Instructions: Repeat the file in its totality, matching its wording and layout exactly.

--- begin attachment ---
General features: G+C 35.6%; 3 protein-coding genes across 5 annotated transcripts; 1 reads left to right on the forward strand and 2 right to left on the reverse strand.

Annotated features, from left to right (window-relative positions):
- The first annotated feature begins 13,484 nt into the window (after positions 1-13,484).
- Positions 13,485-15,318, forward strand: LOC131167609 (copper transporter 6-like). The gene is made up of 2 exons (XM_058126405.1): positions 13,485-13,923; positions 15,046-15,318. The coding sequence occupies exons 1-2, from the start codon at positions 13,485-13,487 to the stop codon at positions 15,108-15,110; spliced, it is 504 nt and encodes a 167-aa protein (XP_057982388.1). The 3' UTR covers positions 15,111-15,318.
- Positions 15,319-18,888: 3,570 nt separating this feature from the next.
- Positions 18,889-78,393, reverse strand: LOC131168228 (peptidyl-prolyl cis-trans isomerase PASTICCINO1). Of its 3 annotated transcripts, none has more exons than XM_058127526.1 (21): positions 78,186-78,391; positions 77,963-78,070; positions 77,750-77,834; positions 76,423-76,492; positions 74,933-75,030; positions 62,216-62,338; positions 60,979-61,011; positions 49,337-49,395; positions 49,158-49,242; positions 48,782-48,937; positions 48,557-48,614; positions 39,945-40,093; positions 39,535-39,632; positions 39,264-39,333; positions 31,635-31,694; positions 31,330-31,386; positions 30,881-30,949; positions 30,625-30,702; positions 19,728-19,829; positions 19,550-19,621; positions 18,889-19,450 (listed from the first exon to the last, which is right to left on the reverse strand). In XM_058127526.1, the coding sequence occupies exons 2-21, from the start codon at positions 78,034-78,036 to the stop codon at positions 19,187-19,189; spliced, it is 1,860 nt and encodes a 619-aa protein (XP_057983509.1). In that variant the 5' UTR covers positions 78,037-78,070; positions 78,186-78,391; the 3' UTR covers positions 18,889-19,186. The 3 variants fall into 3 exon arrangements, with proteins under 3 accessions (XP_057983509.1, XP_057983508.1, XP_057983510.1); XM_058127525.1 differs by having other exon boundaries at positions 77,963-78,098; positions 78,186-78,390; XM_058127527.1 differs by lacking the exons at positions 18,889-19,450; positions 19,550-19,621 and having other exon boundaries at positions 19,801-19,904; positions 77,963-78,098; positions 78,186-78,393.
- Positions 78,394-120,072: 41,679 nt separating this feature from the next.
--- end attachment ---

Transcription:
General features: G+C 35.6%; 3 protein-coding genes across 5 annotated transcripts; 1 reads left to right on the forward strand and 2 right to left on the reverse strand.

Annotated features, from left to right (window-relative positions):
- The first annotated feature begins 13,484 nt into the window (after positions 1-13,484).
- Positions 13,485-15,318, forward strand: LOC131167609 (copper transporter 6-like). The gene is made up of 2 exons (XM_058126405.1): positions 13,485-13,923; positions 15,046-15,318. The coding sequence occupies exons 1-2, from the start codon at positions 13,485-13,487 to the stop codon at positions 15,108-15,110; spliced, it is 504 nt and encodes a 167-aa protein (XP_057982388.1). The 3' UTR covers positions 15,111-15,318.
- Positions 15,319-18,888: 3,570 nt separating this feature from the next.
- Positions 18,889-78,393, reverse strand: LOC131168228 (peptidyl-prolyl cis-trans isomerase PASTICCINO1). Of its 3 annotated transcripts, none has more exons than XM_058127526.1 (21): positions 78,186-78,391; positions 77,963-78,070; positions 77,750-77,834; positions 76,423-76,492; positions 74,933-75,030; positions 62,216-62,338; positions 60,979-61,011; positions 49,337-49,395; positions 49,158-49,242; positions 48,782-48,937; positions 48,557-48,614; positions 39,945-40,093; positions 39,535-39,632; positions 39,264-39,333; positions 31,635-31,694; positions 31,330-31,386; positions 30,881-30,949; positions 30,625-30,702; positions 19,728-19,829; positions 19,550-19,621; positions 18,889-19,450 (listed from the first exon to the last, which is right to left on the reverse strand). In XM_058127526.1, the coding sequence occupies exons 2-21, from the start codon at positions 78,034-78,036 to the stop codon at positions 19,187-19,189; spliced, it is 1,860 nt and encodes a 619-aa protein (XP_057983509.1). In that variant the 5' UTR covers positions 78,037-78,070; positions 78,186-78,391; the 3' UTR covers positions 18,889-19,186. The 3 variants fall into 3 exon arrangements, with proteins under 3 accessions (XP_057983509.1, XP_057983508.1, XP_057983510.1); XM_058127525.1 differs by having other exon boundaries at positions 77,963-78,098; positions 78,186-78,390; XM_058127527.1 differs by lacking the exons at positions 18,889-19,450; positions 19,550-19,621 and having other exon boundaries at positions 19,801-19,904; positions 77,963-78,098; positions 78,186-78,393.
- Positions 78,394-120,072: 41,679 nt separating this feature from the next.